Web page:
Since the dawn of the personal computer, a battle for platform supremacy has raged between macOS and Windows. While Windows is the dominant force in nearly every area of business, Apple and its macOS has for a long time been the weapon of choice for creatives.
Fundamentally, a computer is a tool, and if you're creating digital or 3D art or video work, you'll need bespoke tools crafted to your specific needs. That means a fast pen-enabled, multi-core CPU for modelling tasks, and enough graphic card grunt to make the most of the latest generation of GPU-accelerated workflows and render engines.
When we last looked at switching from macOS to Windows, there were many compelling reasons to do so. There had been no new 'Pro' desktop hardware in several years and the MacBook Pro had proven to be a disappointment, with users disagreeing with Apple's notion that everyone needs a dongle for their laptop.
With the new iMac Pro, and a new, modular 'Mac Pro' on the way at some point in 2019 (probably), Apple has stepped back into the professional marketplace for creatives - although this impressive hardware does come with a hefty price tag.
Not sure whether to switch or not? Take a look at our guide to the best computer for designers to help you decide.
The iMac Pro is a particularly compelling option for video artists. With the adoption of Thunderbolt 3 and better external GPU support coming for macOS, is the iMac Pro enough to make 3D and video artists ignore the pull of Windows?
While there are now better options for staying loyal to macOS, there are still a large number of reasons to consider a switch to Windows – or at the very least explore a hybrid environment.
As an artist who has used a mixed Windows and macOS environment for my professional work for the past four years, I can offer some insight to macOS users who might want to make the switch. In this article we'll take a look at what Windows has to offer digital artists.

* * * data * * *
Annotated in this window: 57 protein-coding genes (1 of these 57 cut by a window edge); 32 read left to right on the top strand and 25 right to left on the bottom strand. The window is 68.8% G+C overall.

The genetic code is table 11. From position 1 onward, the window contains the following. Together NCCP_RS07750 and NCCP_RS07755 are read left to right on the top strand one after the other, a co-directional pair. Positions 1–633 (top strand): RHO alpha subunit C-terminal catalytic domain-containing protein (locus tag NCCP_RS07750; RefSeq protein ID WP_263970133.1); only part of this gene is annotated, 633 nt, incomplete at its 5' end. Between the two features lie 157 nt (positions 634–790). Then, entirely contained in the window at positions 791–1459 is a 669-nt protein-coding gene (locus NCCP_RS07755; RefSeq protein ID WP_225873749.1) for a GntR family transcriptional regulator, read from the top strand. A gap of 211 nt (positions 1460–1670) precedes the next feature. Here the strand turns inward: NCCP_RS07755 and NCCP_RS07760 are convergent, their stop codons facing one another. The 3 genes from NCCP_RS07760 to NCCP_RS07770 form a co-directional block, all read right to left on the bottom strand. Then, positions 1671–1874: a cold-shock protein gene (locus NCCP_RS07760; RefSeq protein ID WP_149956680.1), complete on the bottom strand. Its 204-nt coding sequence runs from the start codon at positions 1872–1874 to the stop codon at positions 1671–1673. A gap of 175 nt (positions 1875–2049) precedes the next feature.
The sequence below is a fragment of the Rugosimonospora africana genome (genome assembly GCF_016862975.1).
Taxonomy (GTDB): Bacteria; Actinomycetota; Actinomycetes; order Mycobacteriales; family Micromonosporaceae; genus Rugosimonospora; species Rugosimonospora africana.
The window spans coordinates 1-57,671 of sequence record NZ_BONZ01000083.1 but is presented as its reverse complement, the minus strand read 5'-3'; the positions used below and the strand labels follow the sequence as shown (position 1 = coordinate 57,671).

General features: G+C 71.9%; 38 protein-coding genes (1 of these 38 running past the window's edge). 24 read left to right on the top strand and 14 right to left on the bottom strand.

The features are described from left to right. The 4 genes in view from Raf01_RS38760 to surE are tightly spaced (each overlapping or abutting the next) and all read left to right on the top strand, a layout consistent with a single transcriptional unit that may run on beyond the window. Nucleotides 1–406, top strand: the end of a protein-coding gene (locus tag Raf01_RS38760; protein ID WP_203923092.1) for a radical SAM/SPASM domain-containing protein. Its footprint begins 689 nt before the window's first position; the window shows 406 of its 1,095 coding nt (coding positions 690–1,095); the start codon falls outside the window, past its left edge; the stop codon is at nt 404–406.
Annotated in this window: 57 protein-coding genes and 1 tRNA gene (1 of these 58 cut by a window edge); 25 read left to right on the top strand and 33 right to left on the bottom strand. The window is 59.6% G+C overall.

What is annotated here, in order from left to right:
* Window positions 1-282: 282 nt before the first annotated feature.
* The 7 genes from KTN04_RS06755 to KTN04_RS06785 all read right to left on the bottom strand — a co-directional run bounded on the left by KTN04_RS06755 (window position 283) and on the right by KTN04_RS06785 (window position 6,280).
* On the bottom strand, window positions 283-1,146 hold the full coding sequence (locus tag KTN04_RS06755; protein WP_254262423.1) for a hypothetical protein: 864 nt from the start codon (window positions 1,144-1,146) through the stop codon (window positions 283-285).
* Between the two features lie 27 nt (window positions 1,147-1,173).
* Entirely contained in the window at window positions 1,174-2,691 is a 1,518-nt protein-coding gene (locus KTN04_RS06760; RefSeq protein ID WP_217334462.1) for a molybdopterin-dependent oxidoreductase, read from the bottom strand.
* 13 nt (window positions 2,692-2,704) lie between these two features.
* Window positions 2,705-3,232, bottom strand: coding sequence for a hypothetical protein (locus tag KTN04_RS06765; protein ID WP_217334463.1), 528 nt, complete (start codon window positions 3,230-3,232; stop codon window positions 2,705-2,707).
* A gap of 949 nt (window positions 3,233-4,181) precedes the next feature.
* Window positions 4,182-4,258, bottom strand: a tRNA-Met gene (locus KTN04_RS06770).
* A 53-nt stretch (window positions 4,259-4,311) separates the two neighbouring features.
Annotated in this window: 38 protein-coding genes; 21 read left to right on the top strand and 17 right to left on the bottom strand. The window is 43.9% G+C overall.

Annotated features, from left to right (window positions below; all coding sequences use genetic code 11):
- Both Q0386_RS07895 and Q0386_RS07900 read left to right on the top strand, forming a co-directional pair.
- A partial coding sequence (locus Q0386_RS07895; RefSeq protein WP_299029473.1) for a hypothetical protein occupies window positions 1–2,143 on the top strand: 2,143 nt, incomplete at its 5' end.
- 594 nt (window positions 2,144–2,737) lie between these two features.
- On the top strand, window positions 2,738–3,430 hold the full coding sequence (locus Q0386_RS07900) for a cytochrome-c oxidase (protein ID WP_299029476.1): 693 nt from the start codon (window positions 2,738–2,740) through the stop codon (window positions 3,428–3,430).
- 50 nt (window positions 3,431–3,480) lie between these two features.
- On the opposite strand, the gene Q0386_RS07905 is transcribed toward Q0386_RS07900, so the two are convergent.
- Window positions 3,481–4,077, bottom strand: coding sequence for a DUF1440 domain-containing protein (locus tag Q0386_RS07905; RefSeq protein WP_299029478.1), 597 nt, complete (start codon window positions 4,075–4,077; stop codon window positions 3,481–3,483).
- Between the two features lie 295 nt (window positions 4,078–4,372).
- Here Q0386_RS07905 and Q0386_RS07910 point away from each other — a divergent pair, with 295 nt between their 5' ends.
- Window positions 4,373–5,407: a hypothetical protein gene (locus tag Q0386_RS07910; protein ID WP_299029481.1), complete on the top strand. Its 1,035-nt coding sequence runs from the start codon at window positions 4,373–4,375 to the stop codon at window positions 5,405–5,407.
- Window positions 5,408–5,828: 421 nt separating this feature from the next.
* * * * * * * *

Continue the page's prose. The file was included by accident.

Windows: The pros
First of all, let's concentrate on the good points about Windows. First of all, app switching is, on the whole, pretty painless. Most software is now tied to the user and for all the big names – Cinema 4D, Maya, the Substance suite and Adobe's Creative Cloud suite – you can access your account by simply logging in and downloading the Windows version. It's the same with most plugins.
For 3D artists, most of the innovation is still happening on the Windows platform. For example, GPU render engines such as Redshift are better tuned to Windows at the moment. If you want to work with a VR-certified machine, Windows is still a better choice – only the HTC Vive is currently supported on macOS.
Windows also offers benefits in terms of speed; I have always found viewport performance in 3D apps to be vastly superior on Windows to Mac.
As for Windows itself, Windows 10 is very solid, and Windows Explorer is more 'malleable' than the Finder in Mac OS. There is also a raft of solutions available to make Windows feel more Mac-like, such as the FastPictureViewer codec, which shows thumbnails for a huge range of image formats, and DJV, which can act as a good media player.
If you're worried about losing access to your favourite productivity applications, fear not – a lot of previously Mac-only apps are now available for Windows. For example, I have depended on 1Password to hold of all my password details for years; with the 1Password account feature my Windows PCs, iOS devices and Macs are now all synced.
Then there is the hardware itself. 3D and video artists are dependant on power, and a decent GPU-enabled desktop can be bought for the fraction of the cost of a Mac with equivalent power. If your software is dependant on Nvidia-powered GPUs for CUDA acceleration – common both in 3D render engines and video editors – using a Windows machine is by far the easiest option (although there are macOS workarounds using external GPU boxes).